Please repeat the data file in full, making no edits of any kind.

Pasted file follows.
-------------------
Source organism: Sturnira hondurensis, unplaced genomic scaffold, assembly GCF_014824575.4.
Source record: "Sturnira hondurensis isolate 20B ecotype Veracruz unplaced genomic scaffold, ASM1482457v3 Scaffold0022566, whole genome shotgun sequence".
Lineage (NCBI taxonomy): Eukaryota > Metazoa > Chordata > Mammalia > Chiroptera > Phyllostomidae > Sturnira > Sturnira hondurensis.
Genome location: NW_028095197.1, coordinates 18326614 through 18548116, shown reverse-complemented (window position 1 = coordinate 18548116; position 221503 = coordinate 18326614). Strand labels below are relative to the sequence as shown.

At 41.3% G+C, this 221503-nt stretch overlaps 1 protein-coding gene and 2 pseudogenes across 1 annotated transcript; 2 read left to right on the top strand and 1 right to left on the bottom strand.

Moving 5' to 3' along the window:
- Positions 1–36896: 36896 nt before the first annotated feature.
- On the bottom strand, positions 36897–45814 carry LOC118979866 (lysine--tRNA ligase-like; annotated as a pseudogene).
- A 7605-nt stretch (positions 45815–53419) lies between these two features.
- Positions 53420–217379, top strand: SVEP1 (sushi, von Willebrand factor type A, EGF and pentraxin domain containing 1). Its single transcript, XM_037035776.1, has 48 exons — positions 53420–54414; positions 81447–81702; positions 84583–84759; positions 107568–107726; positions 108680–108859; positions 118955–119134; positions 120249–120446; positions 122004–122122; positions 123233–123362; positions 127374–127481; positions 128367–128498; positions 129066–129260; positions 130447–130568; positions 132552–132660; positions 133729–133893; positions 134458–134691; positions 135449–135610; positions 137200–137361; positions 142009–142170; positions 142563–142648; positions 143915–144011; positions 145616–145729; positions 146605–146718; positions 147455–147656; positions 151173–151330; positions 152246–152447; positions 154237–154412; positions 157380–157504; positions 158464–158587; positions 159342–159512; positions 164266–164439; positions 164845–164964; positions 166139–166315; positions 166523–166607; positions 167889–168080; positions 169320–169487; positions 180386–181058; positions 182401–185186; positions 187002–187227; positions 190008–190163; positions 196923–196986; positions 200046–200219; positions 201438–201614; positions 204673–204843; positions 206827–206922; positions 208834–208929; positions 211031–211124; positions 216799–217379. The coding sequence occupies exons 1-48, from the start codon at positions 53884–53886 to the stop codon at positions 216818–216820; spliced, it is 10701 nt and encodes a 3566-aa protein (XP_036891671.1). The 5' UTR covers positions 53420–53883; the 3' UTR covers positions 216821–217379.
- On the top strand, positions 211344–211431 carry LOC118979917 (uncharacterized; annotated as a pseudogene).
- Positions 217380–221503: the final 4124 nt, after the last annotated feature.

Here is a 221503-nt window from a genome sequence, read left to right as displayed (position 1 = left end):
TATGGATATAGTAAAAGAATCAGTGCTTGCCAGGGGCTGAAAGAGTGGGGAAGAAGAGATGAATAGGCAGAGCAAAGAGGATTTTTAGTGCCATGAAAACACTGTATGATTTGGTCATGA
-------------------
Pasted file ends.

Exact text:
Source organism: Sturnira hondurensis, unplaced genomic scaffold, assembly GCF_014824575.4.
Source record: "Sturnira hondurensis isolate 20B ecotype Veracruz unplaced genomic scaffold, ASM1482457v3 Scaffold0022566, whole genome shotgun sequence".
Lineage (NCBI taxonomy): Eukaryota > Metazoa > Chordata > Mammalia > Chiroptera > Phyllostomidae > Sturnira > Sturnira hondurensis.
Genome location: NW_028095197.1, coordinates 18326614 through 18548116, shown reverse-complemented (window position 1 = coordinate 18548116; position 221503 = coordinate 18326614). Strand labels below are relative to the sequence as shown.

At 41.3% G+C, this 221503-nt stretch overlaps 1 protein-coding gene and 2 pseudogenes across 1 annotated transcript; 2 read left to right on the top strand and 1 right to left on the bottom strand.

Moving 5' to 3' along the window:
- Positions 1–36896: 36896 nt before the first annotated feature.
- On the bottom strand, positions 36897–45814 carry LOC118979866 (lysine--tRNA ligase-like; annotated as a pseudogene).
- A 7605-nt stretch (positions 45815–53419) lies between these two features.
- Positions 53420–217379, top strand: SVEP1 (sushi, von Willebrand factor type A, EGF and pentraxin domain containing 1). Its single transcript, XM_037035776.1, has 48 exons — positions 53420–54414; positions 81447–81702; positions 84583–84759; positions 107568–107726; positions 108680–108859; positions 118955–119134; positions 120249–120446; positions 122004–122122; positions 123233–123362; positions 127374–127481; positions 128367–128498; positions 129066–129260; positions 130447–130568; positions 132552–132660; positions 133729–133893; positions 134458–134691; positions 135449–135610; positions 137200–137361; positions 142009–142170; positions 142563–142648; positions 143915–144011; positions 145616–145729; positions 146605–146718; positions 147455–147656; positions 151173–151330; positions 152246–152447; positions 154237–154412; positions 157380–157504; positions 158464–158587; positions 159342–159512; positions 164266–164439; positions 164845–164964; positions 166139–166315; positions 166523–166607; positions 167889–168080; positions 169320–169487; positions 180386–181058; positions 182401–185186; positions 187002–187227; positions 190008–190163; positions 196923–196986; positions 200046–200219; positions 201438–201614; positions 204673–204843; positions 206827–206922; positions 208834–208929; positions 211031–211124; positions 216799–217379. The coding sequence occupies exons 1-48, from the start codon at positions 53884–53886 to the stop codon at positions 216818–216820; spliced, it is 10701 nt and encodes a 3566-aa protein (XP_036891671.1). The 5' UTR covers positions 53420–53883; the 3' UTR covers positions 216821–217379.
- On the top strand, positions 211344–211431 carry LOC118979917 (uncharacterized; annotated as a pseudogene).
- Positions 217380–221503: the final 4124 nt, after the last annotated feature.

Here is a 221503-nt window from a genome sequence, read left to right as displayed (position 1 = left end):
TATGGATATAGTAAAAGAATCAGTGCTTGCCAGGGGCTGAAAGAGTGGGGAAGAAGAGATGAATAGGCAGAGCAAAGAGGATTTTTAGTGCCATGAAAACACTGTATGATTTGGTCATGA